Parkinson's disease (PD) is a chronic neurodegenerative disorder in which dopaminergic neurons progressively degenerate, which causes depletion of dopamine (DA) levels in the striatum. The physiology of cholinergic neurons and dopaminergic neurons in striatum are out of balance leading to PD. The disease is characterized by features such as postural imbalance, tremor, dystonia, myotonia, bradykinesia and dyskinesia, etc. The pathological study depicts that the brain of PD patients show the loss of dopaminergic neurons in the substantia nigra pars compacta (SNpc) of the midbrain, the aggregation of protein called Lewy bodies, and accumulation of cytoplasmic inclusions containing insoluble ?-synuclein. With the implication of side effects from synthetic drugs more stress and importance is being laid on medicines from natural origin. Plant extracts and the phytoconstituents present in them are good source of antioxidants. The antioxidant property of the plant extracts is due to the presence of secondary active constituents such as flavonoids, tannins and alkaloids. Flavonoids mainly serve as potent antioxidant and play a crucial role in neuroprotective effect.  The present study utilized the leaves from 3 different plants namely, Allium fistulosum, Jacquemontia caerulea and Tabernaemontana divaricata which were then shade dried and soaked in ethanol by Soxhlet extraction. The Ethanolic Extract of Allium fistulosum, Jacquemontia caerulea and Tabernaemontana divaricata was then obtained after distillation. The extract thus obtained was subjected to Phytochemical Screening and Acute Toxicity Study. The extract was found to be safe even at dose of 2500 mg/kg body weight. As a result 125,250 and 500 mg/kg p.o test extracts were used for evaluation of Anti-Parkinson’s activity.  Haloperidol was administered to all the animal groups for inducing symptoms of Parkinson’s as it block postsynaptic dopamine (D2) receptors in the mesolimbic system of the brain [15].  All these plants exhibit potent antioxidant property and hence were used to prove Anti-Parkinsonian effect which was assessed by using different models such as Hole Board Test, Locomotor activity, Catalepsy or Catatonia and Grip Strength. Treatment with Haloperidol caused decreased locomotor and behavioral activities in mice which was later restored by administering the animals with test doses. After administration with test dose it was found the animals showed significant changes in locomotor activity in PD affected mice, thus showing Anti-parkinson’s potential. This might be due to presence of Flavonoids which is an antioxidant and hence act on ROS generation by causing oxidative stress.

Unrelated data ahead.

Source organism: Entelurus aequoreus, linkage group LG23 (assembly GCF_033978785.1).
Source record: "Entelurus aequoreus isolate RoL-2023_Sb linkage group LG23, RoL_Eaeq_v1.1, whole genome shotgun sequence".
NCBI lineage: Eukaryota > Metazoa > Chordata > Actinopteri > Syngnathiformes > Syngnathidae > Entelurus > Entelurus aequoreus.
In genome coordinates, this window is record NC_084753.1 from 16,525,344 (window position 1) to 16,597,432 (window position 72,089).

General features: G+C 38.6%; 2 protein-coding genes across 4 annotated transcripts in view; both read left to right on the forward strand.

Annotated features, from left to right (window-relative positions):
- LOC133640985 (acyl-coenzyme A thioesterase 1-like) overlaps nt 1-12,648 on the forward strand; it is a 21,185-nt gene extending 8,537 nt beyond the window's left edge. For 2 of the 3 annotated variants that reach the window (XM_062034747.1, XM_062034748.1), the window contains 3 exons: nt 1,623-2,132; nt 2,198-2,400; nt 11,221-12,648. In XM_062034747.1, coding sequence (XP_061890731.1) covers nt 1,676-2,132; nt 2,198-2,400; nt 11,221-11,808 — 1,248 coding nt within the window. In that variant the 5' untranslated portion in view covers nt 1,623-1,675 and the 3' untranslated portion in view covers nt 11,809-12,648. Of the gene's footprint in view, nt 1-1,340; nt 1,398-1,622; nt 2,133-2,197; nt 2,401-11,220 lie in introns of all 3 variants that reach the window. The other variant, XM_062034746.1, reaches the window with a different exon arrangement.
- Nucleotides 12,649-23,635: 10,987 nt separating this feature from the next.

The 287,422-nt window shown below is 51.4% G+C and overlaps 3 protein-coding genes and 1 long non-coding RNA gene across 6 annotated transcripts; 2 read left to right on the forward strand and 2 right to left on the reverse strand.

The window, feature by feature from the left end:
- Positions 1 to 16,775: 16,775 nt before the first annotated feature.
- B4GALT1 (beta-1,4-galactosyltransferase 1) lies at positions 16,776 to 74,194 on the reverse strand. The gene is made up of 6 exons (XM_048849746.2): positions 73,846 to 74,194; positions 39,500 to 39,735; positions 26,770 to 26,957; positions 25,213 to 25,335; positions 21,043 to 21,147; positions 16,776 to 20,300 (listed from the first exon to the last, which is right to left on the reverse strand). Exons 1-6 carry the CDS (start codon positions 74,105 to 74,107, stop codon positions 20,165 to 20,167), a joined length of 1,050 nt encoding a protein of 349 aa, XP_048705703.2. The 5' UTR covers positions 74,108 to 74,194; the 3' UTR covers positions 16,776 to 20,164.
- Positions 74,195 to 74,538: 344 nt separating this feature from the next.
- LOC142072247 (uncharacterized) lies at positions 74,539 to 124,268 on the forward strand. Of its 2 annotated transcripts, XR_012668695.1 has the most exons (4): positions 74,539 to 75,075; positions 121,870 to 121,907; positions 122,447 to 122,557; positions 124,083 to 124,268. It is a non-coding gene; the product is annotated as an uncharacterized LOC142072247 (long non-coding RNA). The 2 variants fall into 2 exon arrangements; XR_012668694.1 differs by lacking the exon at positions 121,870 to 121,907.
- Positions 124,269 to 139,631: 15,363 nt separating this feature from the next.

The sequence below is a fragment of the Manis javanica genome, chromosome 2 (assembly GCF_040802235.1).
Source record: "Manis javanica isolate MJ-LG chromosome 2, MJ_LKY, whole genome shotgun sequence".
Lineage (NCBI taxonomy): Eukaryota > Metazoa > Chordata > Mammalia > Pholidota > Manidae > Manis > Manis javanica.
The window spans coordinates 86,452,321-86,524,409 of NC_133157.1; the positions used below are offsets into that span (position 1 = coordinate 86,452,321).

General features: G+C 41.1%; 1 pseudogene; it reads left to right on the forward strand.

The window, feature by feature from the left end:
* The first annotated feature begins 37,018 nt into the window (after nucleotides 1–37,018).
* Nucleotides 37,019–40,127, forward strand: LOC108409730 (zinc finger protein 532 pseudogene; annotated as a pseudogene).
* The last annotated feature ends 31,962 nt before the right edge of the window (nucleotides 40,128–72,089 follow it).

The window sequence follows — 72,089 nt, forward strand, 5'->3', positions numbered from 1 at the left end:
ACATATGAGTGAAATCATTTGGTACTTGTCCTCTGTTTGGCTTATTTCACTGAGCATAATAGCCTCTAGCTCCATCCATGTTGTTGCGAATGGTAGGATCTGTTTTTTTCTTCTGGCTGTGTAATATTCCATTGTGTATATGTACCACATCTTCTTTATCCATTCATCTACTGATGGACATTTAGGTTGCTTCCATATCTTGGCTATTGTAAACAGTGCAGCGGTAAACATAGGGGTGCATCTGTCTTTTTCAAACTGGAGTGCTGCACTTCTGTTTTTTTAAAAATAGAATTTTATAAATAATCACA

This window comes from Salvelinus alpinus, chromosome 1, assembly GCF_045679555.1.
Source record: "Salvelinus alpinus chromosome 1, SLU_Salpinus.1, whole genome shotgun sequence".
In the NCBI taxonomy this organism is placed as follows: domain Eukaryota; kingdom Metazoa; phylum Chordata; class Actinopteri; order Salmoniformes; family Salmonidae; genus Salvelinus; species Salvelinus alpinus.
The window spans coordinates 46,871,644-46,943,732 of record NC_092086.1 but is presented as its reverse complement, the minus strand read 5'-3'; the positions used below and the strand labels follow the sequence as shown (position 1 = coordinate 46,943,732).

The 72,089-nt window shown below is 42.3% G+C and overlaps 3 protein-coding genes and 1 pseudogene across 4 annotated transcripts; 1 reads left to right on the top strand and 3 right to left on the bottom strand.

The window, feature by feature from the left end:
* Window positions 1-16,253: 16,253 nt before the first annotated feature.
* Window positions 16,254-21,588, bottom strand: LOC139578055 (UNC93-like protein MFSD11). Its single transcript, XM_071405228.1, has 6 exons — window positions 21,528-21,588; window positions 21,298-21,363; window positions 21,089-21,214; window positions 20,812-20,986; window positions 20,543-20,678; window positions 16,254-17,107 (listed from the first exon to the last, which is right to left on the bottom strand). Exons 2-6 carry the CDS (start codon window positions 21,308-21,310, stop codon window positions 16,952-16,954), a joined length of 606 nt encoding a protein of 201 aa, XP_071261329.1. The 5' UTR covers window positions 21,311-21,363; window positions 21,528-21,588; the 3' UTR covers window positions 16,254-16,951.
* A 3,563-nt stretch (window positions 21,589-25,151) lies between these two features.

CONCLUSION

The present study was carried out to assess the Anti-Parkinsonian Activity of Ethanolic Extract of Allium fistulosum, Jacquemontia caerulea and Tabernaemontana divaricata. All the animal groups were given Haloperidol which induced Parkinson’s symptoms in the animals by blocking Dopamine receptors. Ob observing it was found that the Test groups should significant improvement in Parkinson’s symptoms when compared with the Standard group. This potential effect against Parkinson’s symptoms of the Test extract might be due to presence of phytoconstituents such as flavonoids, alkaloids, etc. which have anti-oxidant property and hence are neuroprotective. Thus the study concludes that EEAJT has Potential effect in reducing symptoms of Parkinson’s.

CONFLICT OF INTEREST

All authors approve the final manuscript and declare that there are no conflicts of interests.

ACKNOWLEDGEMENT

The authors would like to acknowledge the support of Director, Shadan College Of Pharmacy, Peerancheruvu, Hyderabad, India for providing necessary facilities and technical assistance in conducting laboratory work.

REFERENCES

  1. Simon MK, Nafarnda WD, Obeta SS. Iridoids glycosides isolated from Combretum molle stem bark aqueous methanol extract. Glob Vet 2012;8(3):237-43.
  2. D. K. Simon, C. M. Tanner, and P. Brundin, “Parkinson disease epidemiology, pathology, genetics, and pathophysiology,” Clinics in Geriatric Medicine, vol. 36, no. 1, pp. 1–12, 2020.
  3. A. Ascherio and M. A. Schwarzschild, “The epidemiology of Parkinson's disease: risk factors and prevention,” The Lancet Neurology, vol. 15, no. 12, pp. 1257–1272, 2016.
  4. Colpaert FC. Introduction herbal medicines Discovery and Evaluation 1987:26:1431-40 
  5. Dok-Go H, Lee KH, Kim HJ, Lee EH, Lee J, Song YS, et al. Neuroprotective effects of antioxidative flavonoids, quercetin, (+)-dihydroquercetin and quercetin 3-methyl ether, isolated from Opuntia ficus-indica var. Saboten. Brain Res. 2003;965:130–6. [PubMed] [Google Scholar]
  6. Vauzour D, Vafeiadou K, Rodriguez-Mateos A, Rendeiro C, Spencer JP. The neuroprotective potential of flavonoids: A multiplicity of effects. Genes Nutr. 2008;3:115–26. [PMC free article] [PubMed] [Google Scholar]